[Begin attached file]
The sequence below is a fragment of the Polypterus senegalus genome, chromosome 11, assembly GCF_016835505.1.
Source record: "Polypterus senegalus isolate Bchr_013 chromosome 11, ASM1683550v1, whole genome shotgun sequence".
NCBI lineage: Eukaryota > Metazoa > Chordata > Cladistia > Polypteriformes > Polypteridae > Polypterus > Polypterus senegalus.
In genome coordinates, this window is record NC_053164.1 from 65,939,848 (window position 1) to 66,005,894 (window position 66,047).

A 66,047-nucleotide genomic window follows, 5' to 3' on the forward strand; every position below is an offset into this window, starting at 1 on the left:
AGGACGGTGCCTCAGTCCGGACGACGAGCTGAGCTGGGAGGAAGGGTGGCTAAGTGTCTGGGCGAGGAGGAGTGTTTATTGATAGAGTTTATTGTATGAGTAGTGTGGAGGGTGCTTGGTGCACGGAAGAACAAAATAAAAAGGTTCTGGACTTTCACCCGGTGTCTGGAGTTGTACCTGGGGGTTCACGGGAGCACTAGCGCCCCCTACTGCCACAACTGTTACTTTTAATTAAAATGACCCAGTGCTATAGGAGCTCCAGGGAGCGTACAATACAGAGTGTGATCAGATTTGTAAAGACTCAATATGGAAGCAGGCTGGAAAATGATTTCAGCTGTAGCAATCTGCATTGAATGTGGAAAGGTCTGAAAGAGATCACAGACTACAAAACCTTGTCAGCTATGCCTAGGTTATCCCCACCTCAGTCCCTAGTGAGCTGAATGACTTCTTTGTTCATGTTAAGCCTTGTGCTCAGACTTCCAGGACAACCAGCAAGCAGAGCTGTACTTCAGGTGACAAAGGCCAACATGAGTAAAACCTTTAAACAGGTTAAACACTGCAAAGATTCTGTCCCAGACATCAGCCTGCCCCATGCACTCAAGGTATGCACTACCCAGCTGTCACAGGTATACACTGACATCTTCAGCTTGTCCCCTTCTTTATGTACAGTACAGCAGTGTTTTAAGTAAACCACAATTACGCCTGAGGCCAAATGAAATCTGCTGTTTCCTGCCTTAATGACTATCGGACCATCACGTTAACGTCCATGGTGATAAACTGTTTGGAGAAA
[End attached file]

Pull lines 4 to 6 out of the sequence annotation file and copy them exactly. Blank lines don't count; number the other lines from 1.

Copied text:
In genome coordinates, this window is record NC_053164.1 from 65,939,848 (window position 1) to 66,005,894 (window position 66,047).

A 66,047-nucleotide genomic window follows, 5' to 3' on the forward strand; every position below is an offset into this window, starting at 1 on the left:
AGGACGGTGCCTCAGTCCGGACGACGAGCTGAGCTGGGAGGAAGGGTGGCTAAGTGTCTGGGCGAGGAGGAGTGTTTATTGATAGAGTTTATTGTATGAGTAGTGTGGAGGGTGCTTGGTGCACGGAAGAACAAAATAAAAAGGTTCTGGACTTTCACCCGGTGTCTGGAGTTGTACCTGGGGGTTCACGGGAGCACTAGCGCCCCCTACTGCCACAACTGTTACTTTTAATTAAAATGACCCAGTGCTATAGGAGCTCCAGGGAGCGTACAATACAGAGTGTGATCAGATTTGTAAAGACTCAATATGGAAGCAGGCTGGAAAATGATTTCAGCTGTAGCAATCTGCATTGAATGTGGAAAGGTCTGAAAGAGATCACAGACTACAAAACCTTGTCAGCTATGCCTAGGTTATCCCCACCTCAGTCCCTAGTGAGCTGAATGACTTCTTTGTTCATGTTAAGCCTTGTGCTCAGACTTCCAGGACAACCAGCAAGCAGAGCTGTACTTCAGGTGACAAAGGCCAACATGAGTAAAACCTTTAAACAGGTTAAACACTGCAAAGATTCTGTCCCAGACATCAGCCTGCCCCATGCACTCAAGGTATGCACTACCCAGCTGTCACAGGTATACACTGACATCTTCAGCTTGTCCCCTTCTTTATGTACAGTACAGCAGTGTTTTAAGTAAACCACAATTACGCCTGAGGCCAAATGAAATCTGCTGTTTCCTGCCTTAATGACTATCGGACCATCACGTTAACGTCCATGGTGATAAACTGTTTGGAGAAA